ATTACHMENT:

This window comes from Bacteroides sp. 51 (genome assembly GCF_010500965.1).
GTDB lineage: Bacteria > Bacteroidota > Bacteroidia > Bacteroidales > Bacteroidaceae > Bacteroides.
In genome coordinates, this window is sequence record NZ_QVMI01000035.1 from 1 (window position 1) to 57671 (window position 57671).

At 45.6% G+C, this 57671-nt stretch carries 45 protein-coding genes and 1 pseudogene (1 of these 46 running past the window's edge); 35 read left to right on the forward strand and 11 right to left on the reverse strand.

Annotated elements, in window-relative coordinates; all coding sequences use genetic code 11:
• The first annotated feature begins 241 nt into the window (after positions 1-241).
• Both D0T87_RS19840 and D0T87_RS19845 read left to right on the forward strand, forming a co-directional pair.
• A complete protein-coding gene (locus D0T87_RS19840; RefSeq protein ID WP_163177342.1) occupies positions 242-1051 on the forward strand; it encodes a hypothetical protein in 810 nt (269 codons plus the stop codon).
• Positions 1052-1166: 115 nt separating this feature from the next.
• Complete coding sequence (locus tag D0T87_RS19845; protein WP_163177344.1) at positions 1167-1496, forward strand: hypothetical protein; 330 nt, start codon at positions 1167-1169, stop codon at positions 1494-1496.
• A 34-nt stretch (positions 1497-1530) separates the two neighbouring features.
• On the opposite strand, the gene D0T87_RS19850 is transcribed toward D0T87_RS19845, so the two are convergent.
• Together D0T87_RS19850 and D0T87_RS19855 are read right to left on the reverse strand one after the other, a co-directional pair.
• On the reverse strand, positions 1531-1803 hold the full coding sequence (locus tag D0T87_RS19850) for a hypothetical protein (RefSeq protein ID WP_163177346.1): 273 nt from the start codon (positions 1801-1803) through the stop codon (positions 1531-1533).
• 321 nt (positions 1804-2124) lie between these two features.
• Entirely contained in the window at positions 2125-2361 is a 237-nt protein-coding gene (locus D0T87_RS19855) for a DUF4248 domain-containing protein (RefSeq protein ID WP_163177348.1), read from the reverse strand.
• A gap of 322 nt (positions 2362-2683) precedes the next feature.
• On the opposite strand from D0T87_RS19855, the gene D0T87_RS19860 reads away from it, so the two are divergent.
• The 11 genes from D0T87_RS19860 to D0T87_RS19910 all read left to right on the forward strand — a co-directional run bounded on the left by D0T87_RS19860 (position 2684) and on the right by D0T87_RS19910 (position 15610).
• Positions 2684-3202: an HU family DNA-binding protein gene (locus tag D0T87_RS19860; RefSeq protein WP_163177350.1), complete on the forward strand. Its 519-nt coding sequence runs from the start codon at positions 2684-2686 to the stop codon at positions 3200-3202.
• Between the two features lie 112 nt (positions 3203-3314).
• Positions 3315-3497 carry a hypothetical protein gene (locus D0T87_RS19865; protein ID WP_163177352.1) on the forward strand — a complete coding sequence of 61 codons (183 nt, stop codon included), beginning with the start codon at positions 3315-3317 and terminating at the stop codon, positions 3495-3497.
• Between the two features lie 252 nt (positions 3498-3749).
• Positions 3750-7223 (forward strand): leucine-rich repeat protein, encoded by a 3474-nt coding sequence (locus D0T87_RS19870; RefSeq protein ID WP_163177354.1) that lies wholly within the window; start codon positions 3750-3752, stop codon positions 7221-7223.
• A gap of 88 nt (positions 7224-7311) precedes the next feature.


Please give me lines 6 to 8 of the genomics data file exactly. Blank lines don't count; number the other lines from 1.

• The first annotated feature begins 241 nt into the window (after positions 1-241).
• Both D0T87_RS19840 and D0T87_RS19845 read left to right on the forward strand, forming a co-directional pair.
• A complete protein-coding gene (locus D0T87_RS19840; RefSeq protein ID WP_163177342.1) occupies positions 242-1051 on the forward strand; it encodes a hypothetical protein in 810 nt (269 codons plus the stop codon).